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Ideas, Ideas…Writing What You Know

September 29, 2010

You know, I was going to write something really superb, something amazing and awesome and mind-numbing.  Then I completely forgot the wonderful idea I had for a post.  Don’t you hate when that happens?  One second it’s there, and the next, whoooooosh it’s gone!

Ah, wait, I remember now!

I have been floating around for the past two days, agonizing over what to write in my first “real” post, when I remembered the common advice to “write what you know.”  Whoever said that was a genius, I tell you, a GENIUS!  Problem is, I know too much.  Anyway, what do I know?  What could I possibly say that anyone else would find at all interesting?

Truth to tell, I don’t know what you should read my blog.  I honestly can’t give you a reason.  I could say that you should read because it’s an ego-boost for me.  I could say you should read because you find my posts fascinating.  I could also say that you should read just for the book reviews and forget the rest of my opinions.

Nah, I won’t say that.  Instead, I will write what I know.  I know that books are fascinating.  They are a comfort, an old friend, a gateway to new worlds, an adventure on every page.  Books tell you more about people than we think.  For instance, people who read a lot of fantasy and science fiction are probably–note that I said PROBABLY–escapists looking for a vacation from reality that either involves new worlds or magic or both.  And I’d have to say, for the most part, that it’s true.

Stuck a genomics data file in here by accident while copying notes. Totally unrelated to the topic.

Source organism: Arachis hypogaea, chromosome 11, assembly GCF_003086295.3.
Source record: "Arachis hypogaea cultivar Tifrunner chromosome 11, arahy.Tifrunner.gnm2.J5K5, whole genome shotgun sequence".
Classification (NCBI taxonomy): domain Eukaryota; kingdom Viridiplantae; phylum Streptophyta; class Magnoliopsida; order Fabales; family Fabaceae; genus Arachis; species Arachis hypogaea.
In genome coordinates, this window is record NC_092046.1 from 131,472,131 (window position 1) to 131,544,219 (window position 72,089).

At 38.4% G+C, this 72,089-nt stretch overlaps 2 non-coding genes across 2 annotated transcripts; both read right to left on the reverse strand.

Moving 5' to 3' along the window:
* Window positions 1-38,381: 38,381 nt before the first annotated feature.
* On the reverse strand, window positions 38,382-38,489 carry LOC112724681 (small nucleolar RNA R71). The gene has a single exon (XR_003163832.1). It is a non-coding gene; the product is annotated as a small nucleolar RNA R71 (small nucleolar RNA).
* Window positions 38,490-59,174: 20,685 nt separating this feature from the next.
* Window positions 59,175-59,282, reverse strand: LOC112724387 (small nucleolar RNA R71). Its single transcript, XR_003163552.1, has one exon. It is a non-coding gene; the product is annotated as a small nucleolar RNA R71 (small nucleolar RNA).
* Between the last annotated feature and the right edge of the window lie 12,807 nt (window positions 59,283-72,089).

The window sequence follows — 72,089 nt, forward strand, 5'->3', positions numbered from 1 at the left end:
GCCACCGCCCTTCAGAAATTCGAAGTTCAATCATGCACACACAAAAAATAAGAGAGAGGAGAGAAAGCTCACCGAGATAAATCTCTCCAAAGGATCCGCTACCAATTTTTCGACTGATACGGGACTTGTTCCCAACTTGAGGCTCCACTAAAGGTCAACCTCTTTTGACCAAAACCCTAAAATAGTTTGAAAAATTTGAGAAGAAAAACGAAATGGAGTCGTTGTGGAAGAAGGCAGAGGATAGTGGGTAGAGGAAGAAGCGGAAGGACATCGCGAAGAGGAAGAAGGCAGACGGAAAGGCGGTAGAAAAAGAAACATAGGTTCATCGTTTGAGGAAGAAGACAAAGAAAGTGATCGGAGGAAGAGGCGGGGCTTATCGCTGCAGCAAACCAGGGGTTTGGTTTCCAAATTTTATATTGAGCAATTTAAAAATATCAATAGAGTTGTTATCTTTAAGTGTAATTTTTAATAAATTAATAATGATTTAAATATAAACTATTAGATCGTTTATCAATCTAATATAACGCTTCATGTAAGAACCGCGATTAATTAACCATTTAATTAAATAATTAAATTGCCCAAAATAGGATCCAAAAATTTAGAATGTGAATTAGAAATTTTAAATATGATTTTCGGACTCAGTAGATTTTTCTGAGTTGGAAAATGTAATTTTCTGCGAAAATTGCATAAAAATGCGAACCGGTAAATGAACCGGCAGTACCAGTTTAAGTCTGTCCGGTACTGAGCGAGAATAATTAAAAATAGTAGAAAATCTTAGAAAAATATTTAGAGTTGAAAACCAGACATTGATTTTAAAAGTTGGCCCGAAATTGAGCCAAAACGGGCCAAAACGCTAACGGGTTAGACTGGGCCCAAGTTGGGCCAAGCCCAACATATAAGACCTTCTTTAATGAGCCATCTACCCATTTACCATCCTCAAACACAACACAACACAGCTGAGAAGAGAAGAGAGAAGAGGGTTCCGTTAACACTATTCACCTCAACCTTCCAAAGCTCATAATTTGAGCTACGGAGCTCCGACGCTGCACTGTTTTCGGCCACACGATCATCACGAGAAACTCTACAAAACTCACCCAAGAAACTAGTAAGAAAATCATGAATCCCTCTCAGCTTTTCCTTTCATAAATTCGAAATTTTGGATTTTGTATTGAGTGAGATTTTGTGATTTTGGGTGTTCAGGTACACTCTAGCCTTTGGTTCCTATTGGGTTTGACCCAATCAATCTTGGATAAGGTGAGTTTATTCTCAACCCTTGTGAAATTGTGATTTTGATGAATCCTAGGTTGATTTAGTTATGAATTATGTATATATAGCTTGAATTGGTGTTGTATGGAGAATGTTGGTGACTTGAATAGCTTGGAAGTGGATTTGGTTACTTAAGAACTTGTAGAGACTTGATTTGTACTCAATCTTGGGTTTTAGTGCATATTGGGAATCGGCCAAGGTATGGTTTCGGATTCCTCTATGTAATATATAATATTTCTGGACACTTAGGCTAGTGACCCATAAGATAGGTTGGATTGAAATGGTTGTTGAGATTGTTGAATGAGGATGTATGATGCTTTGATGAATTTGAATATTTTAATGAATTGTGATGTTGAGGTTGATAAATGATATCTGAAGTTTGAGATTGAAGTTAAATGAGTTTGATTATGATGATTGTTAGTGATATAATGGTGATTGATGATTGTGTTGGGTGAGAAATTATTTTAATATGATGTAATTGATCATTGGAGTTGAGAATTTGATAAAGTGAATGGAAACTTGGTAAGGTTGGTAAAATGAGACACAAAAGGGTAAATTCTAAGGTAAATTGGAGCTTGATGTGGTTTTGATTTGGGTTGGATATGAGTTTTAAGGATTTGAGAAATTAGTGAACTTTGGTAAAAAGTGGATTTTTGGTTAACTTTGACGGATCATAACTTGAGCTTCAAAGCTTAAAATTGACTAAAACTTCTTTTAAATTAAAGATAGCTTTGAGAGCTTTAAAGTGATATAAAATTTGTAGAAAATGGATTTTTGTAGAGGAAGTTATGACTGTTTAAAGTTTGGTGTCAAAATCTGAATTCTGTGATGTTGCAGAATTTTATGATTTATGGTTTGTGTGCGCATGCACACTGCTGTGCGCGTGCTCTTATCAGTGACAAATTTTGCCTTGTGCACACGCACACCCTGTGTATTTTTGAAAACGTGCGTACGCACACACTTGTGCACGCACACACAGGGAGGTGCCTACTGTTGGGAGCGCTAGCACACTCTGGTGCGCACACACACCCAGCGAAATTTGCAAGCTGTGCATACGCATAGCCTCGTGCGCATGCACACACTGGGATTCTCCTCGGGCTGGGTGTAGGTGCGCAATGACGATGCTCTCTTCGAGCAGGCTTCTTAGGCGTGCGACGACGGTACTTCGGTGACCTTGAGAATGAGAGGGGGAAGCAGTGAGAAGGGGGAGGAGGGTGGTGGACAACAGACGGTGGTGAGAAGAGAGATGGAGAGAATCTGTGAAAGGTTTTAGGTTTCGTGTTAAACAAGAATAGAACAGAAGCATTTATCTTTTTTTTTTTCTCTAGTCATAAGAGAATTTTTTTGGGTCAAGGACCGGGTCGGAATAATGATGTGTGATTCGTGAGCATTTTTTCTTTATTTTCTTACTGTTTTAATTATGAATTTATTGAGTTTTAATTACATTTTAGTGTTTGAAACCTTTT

But that’s part of the beauty of books.  Each one takes you somewhere new.

I know that ideas for new articles or the next chapter of your story can wake you up in the middle of the night with a brilliant plot twist and you just have to write it down before you forget it, nevermind that the light blinds you and you try to write anyway.  You can solve this not only by keeping paper and pen/pencil on your nightstand, but also a flashlight.  It’s less blinding than the full lights.

I know that ideas can be elusive little buggers, flitting through your mind and then running away as you try to chase them down.  Then they hide in the back of your mind and laugh while you try to find them.  Solving this problem is harder–you have two choices.  Keep trying to pin down the idea, or forget about it until it runs back and slaps you upside the head or wakes you up in the middle of the night.

But I know that writing what you know is most important.  I couldn’t write a book or even an article about engineering, or science, or how to code an internet page.  I just don’t know.  I also wouldn’t write about cooking–I’m not that fond of cooking, actually, so writing cookbooks is probably out.  But I can write about books.  And ideas.

And so I shall!

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